Once Upon a Time, adapted from a national-romantic play by the Danish writer Holger Drachmann, is set in a fairytale past. The jolly old king of the rococo land Illyria lets his beautiful, but capricious, daughter have her way in all things. She not only rejects every suitor who comes to call, she also has them executed. Only the Prince of Denmark, happening by on his travels with his faithful sidekick Kaspar Røghat, has such a way with words that the princess lets him live, even while as she spurns him, too. Back home in the woods of Denmark, the prince meets a mysterious old man who gives him a magic kettle. Disguised as a pauper, the prince tricks the princess into letting him into her bedroom. Alerted by Røghat, the king comes charging in and banishes his daughter. She is now forced to live with the pauper in his cabin deep in the woods. By and by, her disposition softens and she learns to love him – so much, in fact, that she chooses him when she gets a second chance to marry the prince; fortunately, they are one and the same.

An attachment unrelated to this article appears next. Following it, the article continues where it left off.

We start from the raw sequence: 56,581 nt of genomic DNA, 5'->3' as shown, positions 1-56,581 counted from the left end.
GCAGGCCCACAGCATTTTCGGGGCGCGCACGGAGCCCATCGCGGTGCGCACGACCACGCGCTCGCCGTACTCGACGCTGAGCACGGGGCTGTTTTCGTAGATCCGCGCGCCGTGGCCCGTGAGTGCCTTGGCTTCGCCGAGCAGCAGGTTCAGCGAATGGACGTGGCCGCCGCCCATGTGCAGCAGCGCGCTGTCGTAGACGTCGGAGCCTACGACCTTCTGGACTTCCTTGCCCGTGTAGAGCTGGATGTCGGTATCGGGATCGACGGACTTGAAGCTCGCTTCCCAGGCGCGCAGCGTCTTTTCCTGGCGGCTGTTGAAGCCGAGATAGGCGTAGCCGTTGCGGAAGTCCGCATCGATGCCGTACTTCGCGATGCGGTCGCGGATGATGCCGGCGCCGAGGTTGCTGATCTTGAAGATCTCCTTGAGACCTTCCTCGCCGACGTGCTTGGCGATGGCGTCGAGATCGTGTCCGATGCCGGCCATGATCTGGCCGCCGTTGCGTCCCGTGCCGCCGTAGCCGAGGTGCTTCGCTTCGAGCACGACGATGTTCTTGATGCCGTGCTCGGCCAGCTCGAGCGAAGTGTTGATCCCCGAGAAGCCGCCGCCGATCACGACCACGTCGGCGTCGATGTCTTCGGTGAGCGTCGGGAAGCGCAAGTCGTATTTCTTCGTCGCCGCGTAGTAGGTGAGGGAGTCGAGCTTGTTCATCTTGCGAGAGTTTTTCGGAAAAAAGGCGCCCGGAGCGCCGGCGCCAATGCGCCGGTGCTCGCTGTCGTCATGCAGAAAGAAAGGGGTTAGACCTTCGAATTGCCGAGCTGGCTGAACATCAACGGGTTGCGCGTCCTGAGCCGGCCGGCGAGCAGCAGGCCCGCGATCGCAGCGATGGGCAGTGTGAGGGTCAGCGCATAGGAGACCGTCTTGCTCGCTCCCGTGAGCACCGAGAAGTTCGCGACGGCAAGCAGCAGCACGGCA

The film is an attempt to craft a Danish national film after the recipe presumed to be behind the success of the great Swedish films: working from a well-known work of literature and using nature as a backdrop. Schnéevoigt’s shots of Danish woods are terrifically atmospheric and beautiful. Personally, Dreyer thought the film lacked momentum, perhaps because Drachmann’s lyrical fairy play was unable to satisfy Dreyer’s wish for naturalistic and nuanced character descriptions. When the production ran into financial trouble, Dreyer was forced to make cuts, including the lavish market scene he had planned.
Once Upon a Time was a big success when it opened in Denmark, but apparently was never distributed internationally in any significant way. The film quickly fell out of view and was thought lost for many years. An incomplete print was found in the 1960s sadly missing the entire last quarter of the film and several other scenes.